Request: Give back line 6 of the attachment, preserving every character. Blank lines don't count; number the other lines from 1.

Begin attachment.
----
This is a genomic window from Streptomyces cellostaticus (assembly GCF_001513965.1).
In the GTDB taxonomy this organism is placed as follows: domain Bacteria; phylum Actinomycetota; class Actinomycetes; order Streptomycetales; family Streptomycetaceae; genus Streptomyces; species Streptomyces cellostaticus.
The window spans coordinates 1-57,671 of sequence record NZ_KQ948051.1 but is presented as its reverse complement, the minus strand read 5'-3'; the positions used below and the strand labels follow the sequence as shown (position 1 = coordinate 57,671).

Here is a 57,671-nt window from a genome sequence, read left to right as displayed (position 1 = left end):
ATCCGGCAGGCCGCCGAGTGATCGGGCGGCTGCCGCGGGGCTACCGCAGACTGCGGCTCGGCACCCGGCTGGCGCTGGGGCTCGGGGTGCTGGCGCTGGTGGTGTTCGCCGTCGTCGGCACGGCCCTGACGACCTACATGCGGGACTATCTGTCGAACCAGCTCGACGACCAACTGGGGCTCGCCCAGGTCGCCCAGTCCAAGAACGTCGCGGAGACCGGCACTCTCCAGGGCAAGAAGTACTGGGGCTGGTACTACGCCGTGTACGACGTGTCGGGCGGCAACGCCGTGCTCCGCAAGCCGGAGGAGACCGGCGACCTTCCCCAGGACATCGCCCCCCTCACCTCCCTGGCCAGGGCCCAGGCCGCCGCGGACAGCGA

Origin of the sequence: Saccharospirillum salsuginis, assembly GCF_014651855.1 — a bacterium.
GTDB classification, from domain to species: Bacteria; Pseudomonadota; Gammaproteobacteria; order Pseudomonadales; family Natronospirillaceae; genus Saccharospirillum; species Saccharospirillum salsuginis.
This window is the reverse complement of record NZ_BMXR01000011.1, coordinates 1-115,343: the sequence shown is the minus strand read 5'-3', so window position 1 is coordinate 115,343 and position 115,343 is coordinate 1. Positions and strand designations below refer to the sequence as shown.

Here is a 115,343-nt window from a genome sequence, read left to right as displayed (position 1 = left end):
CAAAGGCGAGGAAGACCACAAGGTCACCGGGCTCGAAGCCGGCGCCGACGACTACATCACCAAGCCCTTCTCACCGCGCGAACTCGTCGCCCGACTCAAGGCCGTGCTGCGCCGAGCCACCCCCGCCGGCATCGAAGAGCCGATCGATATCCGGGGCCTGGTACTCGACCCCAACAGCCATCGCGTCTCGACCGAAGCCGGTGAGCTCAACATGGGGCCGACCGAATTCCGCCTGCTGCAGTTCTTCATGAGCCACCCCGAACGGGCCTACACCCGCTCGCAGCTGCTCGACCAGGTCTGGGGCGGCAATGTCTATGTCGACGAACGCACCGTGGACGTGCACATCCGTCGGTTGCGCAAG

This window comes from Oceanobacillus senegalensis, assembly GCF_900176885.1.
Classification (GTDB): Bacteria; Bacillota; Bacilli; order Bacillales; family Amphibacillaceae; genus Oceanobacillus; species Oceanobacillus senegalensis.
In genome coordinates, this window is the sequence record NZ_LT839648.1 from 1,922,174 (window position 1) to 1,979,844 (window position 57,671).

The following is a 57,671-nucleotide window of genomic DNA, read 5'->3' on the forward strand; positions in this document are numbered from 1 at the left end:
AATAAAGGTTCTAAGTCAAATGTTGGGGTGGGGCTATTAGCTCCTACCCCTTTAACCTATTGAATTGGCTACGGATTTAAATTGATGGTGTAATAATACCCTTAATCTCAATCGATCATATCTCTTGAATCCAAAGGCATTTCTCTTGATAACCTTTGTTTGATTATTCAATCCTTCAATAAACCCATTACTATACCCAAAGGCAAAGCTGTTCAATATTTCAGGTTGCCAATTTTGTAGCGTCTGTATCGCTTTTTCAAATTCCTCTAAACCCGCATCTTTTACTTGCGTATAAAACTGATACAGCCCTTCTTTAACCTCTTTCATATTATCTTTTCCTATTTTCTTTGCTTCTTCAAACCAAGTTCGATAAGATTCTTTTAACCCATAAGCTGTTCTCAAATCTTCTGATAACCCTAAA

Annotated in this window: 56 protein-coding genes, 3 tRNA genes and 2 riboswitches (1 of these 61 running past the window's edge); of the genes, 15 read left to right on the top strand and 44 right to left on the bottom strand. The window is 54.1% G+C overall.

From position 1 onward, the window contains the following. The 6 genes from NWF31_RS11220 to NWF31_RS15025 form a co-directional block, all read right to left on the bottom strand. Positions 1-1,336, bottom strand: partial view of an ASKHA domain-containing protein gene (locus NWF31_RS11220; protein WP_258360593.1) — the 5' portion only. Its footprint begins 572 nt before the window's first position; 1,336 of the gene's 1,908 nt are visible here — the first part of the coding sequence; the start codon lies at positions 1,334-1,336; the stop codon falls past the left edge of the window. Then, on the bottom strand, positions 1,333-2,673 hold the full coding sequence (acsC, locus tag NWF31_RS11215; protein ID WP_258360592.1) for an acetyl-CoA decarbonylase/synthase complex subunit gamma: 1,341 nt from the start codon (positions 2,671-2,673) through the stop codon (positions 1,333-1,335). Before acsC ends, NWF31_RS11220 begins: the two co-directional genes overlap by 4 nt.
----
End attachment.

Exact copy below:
Origin of the sequence: Saccharospirillum salsuginis, assembly GCF_014651855.1 — a bacterium.